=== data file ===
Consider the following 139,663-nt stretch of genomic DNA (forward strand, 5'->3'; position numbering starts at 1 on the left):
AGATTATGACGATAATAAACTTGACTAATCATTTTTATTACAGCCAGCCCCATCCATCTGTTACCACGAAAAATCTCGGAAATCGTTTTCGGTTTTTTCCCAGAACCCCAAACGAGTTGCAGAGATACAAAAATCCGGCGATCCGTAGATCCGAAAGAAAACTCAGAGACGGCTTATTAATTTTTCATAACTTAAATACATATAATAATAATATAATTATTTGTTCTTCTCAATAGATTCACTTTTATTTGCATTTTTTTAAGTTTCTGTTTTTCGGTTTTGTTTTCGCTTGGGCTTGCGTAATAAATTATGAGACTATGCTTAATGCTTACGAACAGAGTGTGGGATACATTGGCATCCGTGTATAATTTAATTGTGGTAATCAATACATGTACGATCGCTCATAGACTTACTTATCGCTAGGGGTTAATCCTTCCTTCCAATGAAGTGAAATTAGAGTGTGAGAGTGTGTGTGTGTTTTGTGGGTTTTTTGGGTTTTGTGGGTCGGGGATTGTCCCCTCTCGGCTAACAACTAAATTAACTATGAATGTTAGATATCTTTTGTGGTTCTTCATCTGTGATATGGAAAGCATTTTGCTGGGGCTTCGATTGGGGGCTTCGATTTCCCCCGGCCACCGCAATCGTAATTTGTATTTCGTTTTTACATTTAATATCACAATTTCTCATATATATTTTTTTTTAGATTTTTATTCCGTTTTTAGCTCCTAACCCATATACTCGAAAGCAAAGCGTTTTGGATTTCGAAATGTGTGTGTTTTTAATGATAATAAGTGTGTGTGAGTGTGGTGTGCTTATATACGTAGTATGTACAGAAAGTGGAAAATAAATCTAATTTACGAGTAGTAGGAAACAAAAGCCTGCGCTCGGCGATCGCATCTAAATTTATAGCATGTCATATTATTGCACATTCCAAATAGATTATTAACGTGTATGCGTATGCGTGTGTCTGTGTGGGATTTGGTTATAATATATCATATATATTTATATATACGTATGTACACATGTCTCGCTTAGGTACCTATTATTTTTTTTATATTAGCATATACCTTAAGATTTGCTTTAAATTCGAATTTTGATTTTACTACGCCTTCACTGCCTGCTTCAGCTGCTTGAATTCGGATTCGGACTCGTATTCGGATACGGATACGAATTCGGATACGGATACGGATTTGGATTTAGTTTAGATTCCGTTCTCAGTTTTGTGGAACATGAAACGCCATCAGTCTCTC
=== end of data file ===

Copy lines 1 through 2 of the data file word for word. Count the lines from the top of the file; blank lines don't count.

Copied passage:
Consider the following 139,663-nt stretch of genomic DNA (forward strand, 5'->3'; position numbering starts at 1 on the left):
AGATTATGACGATAATAAACTTGACTAATCATTTTTATTACAGCCAGCCCCATCCATCTGTTACCACGAAAAATCTCGGAAATCGTTTTCGGTTTTTTCCCAGAACCCCAAACGAGTTGCAGAGATACAAAAATCCGGCGATCCGTAGATCCGAAAGAAAACTCAGAGACGGCTTATTAATTTTTCATAACTTAAATACATATAATAATAATATAATTATTTGTTCTTCTCAATAGATTCACTTTTATTTGCATTTTTTTAAGTTTCTGTTTTTCGGTTTTGTTTTCGCTTGGGCTTGCGTAATAAATTATGAGACTATGCTTAATGCTTACGAACAGAGTGTGGGATACATTGGCATCCGTGTATAATTTAATTGTGGTAATCAATACATGTACGATCGCTCATAGACTTACTTATCGCTAGGGGTTAATCCTTCCTTCCAATGAAGTGAAATTAGAGTGTGAGAGTGTGTGTGTGTTTTGTGGGTTTTTTGGGTTTTGTGGGTCGGGGATTGTCCCCTCTCGGCTAACAACTAAATTAACTATGAATGTTAGATATCTTTTGTGGTTCTTCATCTGTGATATGGAAAGCATTTTGCTGGGGCTTCGATTGGGGGCTTCGATTTCCCCCGGCCACCGCAATCGTAATTTGTATTTCGTTTTTACATTTAATATCACAATTTCTCATATATATTTTTTTTTAGATTTTTATTCCGTTTTTAGCTCCTAACCCATATACTCGAAAGCAAAGCGTTTTGGATTTCGAAATGTGTGTGTTTTTAATGATAATAAGTGTGTGTGAGTGTGGTGTGCTTATATACGTAGTATGTACAGAAAGTGGAAAATAAATCTAATTTACGAGTAGTAGGAAACAAAAGCCTGCGCTCGGCGATCGCATCTAAATTTATAGCATGTCATATTATTGCACATTCCAAATAGATTATTAACGTGTATGCGTATGCGTGTGTCTGTGTGGGATTTGGTTATAATATATCATATATATTTATATATACGTATGTACACATGTCTCGCTTAGGTACCTATTATTTTTTTTATATTAGCATATACCTTAAGATTTGCTTTAAATTCGAATTTTGATTTTACTACGCCTTCACTGCCTGCTTCAGCTGCTTGAATTCGGATTCGGACTCGTATTCGGATACGGATACGAATTCGGATACGGATACGGATTTGGATTTAGTTTAGATTCCGTTCTCAGTTTTGTGGAACATGAAACGCCATCAGTCTCTC